Just when you thought it was all done, an amendment to the Senate’s tax reform bill repeals the Affordable Care Act’s individual mandate. Democrats are already setting up defenses. In case you don’t remember, the mandate is the part of the law that requires all of us to have health insurance. If not provided by an employer, you must — somehow — get said insurance or pay a fine.
We’ll keep you posted.
Here’s an oddity considering that President Trump wants ObamaCare to implode. Trump runs the people in his administration — the U.S. Treasury Secretary — who runs those in that department administering the Internal Revenue Service (IRS). The oddity brings us back to the individual mandate’s cousin the employer.
The IRS — finally — is starting to enforce that rule. Soon letters will be arriving to — by current estimates — thousands of businesses with at least 100 full-time employees. The IRS will say penalties are owed for not offering their employees health insurance that meets ObamaCare’s guidelines.
If you’ve forgotten the rule points out that companies with 50 or more workers have to offer affordable health insurance. Stiff penalties follow those that don’t. The IRS put off enforcing the rule while those companies built compliance systems.
Whatever compliance systems are.
Apparently — according to the New York Times — the compliance system building time out has expired. “As the IRS has publicly stated, the agency is obligated to enforce the Affordable Care Act’s employer shared responsibility provision,” IRS spokesman Bruce Friedland said.
What’s odd about the enforcement goes back to President Trump. His first executive order ordered all government agencies to waive, defer or delay enforcing the Affordable Care Act’s rules. The problem with the order is that it does not change the law. The U.S. Treasury said it has to enforce the letter of the law even if the now head of the Treasury Steven Mnuchin, other agency heads and the president object.
In a statement Mnuchin’s department said, “Treasury lawyers see no ground for the secretary to direct the IRS not to collect the tax. The ACA’s employer mandate unfortunately remains the law of the land.”
Speaking of the Affordable Care Act. Since Tom Price stepped down for using taxpayer dollars for private flights, the Department of Health and Human Services (HHS) has been leaderless.
The president just nominated the next HHS czar and he’s Alex Azar.
Or at least he tweeted that Azar is next up. “Happy to announce, I am nominating Alex Azar to be the next HHS Secretary. He will be a star for better healthcare and lower drug prices!” Trump tweeted.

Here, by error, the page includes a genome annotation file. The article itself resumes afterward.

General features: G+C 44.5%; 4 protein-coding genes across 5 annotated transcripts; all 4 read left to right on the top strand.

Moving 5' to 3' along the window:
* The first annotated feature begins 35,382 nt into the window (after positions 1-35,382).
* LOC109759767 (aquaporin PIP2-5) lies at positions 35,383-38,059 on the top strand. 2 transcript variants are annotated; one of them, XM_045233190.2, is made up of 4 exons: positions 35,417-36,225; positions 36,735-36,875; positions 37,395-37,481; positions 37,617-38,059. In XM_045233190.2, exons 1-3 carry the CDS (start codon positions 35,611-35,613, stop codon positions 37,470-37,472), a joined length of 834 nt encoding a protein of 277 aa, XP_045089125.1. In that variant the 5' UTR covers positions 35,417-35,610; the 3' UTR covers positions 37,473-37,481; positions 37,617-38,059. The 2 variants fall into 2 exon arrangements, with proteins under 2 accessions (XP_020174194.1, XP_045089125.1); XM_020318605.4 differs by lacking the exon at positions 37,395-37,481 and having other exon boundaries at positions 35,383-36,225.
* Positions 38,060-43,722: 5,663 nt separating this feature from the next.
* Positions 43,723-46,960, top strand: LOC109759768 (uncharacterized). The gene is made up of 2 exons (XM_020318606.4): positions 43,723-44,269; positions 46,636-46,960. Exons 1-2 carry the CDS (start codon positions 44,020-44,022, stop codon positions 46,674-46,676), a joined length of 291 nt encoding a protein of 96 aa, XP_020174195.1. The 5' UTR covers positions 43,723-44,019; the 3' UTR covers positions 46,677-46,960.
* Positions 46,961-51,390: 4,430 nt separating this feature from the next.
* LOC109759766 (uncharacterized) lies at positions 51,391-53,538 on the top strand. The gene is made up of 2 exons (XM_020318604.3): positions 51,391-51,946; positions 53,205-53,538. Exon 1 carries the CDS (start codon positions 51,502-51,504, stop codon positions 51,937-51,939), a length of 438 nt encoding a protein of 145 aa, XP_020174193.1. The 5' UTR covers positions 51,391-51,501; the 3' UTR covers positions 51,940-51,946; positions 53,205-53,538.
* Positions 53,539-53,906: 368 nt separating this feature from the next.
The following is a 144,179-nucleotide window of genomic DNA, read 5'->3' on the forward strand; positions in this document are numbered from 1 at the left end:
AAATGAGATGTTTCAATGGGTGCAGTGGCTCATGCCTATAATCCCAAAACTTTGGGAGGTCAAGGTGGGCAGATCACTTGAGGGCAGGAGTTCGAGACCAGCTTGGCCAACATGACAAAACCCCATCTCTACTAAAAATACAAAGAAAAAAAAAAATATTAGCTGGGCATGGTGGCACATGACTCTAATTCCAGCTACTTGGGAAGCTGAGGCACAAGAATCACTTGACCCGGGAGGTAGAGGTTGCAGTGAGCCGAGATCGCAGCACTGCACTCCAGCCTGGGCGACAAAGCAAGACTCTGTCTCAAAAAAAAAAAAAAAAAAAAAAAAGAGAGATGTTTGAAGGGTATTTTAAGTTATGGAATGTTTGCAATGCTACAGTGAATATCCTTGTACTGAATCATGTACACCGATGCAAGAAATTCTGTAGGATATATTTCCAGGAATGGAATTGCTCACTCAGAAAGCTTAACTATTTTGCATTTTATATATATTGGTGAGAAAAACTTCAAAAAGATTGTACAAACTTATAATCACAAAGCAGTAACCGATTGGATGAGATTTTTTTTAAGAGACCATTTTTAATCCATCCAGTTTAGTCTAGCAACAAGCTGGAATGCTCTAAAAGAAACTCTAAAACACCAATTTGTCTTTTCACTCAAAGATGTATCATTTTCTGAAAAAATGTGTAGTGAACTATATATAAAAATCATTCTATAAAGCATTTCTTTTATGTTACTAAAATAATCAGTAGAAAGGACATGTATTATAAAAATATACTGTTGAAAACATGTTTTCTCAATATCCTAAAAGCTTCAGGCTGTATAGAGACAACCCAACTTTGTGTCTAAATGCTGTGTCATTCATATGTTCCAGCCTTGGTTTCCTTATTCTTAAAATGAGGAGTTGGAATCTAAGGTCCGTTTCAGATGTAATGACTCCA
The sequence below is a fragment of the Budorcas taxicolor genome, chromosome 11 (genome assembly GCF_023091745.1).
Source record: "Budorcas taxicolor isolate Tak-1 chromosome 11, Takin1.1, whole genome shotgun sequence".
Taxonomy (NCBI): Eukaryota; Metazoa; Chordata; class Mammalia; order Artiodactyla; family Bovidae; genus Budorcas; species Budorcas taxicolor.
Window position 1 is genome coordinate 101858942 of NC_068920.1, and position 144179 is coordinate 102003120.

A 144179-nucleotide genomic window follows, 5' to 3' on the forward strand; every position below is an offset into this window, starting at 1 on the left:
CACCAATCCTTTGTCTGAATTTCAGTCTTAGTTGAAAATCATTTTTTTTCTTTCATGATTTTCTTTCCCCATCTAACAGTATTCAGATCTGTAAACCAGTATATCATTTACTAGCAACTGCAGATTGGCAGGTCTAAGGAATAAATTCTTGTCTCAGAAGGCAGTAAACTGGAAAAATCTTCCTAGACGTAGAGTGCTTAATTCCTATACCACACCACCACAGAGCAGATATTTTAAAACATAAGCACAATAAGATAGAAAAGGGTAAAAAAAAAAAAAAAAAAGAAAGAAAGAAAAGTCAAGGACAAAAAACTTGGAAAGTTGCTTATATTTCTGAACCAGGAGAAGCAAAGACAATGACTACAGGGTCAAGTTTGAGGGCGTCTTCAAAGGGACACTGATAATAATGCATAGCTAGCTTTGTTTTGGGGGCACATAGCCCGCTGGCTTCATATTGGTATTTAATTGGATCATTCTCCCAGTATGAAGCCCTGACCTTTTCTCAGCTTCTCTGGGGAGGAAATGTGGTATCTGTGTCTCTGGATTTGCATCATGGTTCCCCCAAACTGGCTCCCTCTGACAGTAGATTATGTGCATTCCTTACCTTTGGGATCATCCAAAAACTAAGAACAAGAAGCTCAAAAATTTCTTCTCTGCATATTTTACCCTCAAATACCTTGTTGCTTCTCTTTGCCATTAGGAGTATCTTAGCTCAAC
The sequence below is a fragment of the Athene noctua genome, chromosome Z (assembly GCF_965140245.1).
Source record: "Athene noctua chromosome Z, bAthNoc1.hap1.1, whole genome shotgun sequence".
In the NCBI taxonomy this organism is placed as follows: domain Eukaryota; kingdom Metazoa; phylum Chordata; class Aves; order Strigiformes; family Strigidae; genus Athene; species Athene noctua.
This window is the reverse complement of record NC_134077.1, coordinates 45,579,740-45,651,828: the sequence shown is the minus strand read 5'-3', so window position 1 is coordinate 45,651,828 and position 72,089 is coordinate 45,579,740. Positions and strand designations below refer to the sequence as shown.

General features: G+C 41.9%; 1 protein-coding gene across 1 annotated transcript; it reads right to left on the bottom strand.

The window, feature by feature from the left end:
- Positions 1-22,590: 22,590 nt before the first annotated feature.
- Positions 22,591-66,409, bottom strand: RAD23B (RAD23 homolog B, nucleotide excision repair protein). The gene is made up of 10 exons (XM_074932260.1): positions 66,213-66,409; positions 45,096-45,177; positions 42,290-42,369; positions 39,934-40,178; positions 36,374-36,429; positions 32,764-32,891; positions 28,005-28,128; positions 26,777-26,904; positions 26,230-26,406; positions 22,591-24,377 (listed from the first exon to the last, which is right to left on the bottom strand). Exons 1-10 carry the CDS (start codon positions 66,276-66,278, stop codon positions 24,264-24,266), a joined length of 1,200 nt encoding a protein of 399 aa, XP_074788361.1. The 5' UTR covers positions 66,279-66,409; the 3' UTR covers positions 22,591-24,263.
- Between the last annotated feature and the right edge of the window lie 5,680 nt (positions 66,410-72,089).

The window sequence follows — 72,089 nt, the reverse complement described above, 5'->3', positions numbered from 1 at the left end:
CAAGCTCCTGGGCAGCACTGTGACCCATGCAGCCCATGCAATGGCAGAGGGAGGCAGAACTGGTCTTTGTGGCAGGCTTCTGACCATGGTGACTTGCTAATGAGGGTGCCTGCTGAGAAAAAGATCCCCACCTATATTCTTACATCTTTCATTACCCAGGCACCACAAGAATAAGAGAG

He worked in the key role of Deputy Secretary in the HHS under President George W. Bush. In January Azar left Eli Lilly where he headed the pharmaceutical firm’s Lilly USA for a decade. Conservatives love the appointment. Democrats — as expected — not so much.
Bush’s HHS Secretary Mike Leavitt said Azar is a great choice. “He understands the process and he knows the levers and how you make it work and where the potential roadblocks are. I think he would be of particular value given the fact that ... so far a repeal bill has not occurred and they’re going to need to make their imprint on existing laws through replacing the ideology underpinning it,” Leavitt said.
The two committees that oversee the HHS are the Senate Health Committee and the Senate Finance Committee. Two PIA Western Alliance state senators serve on those committees. Sen Ron Wyden of Oregon is on the finance committee and Sen. Patty Murray is with the health committee.
Both are the ranking members on those committees.
Wyden said he will “closely scrutinize Mr. Azar’s record and ask for his commitment to faithfully implement the Affordable Care Act and take decisive, meaningful action to curtail the runaway train of prescription drug costs.”
Murray hopes Azar will support the bipartisan bill that she and the committee chair Sen. Lamar Alexander crafted to fix the cost-sharing reduction (CSR) payments to insurers to keep ObamaCare afloat.
“I will seek to understand whether he is willing to stand up to President Trump and his Administration to ensure the needs of all patients and families are put first, whether science or ideology will drive his decision-making, and whether he plans to continue the Administration’s ongoing and unprecedented attack on women’s constitutionally protected health care rights,” Murray said.
Source links: Insurance Business America, The Hill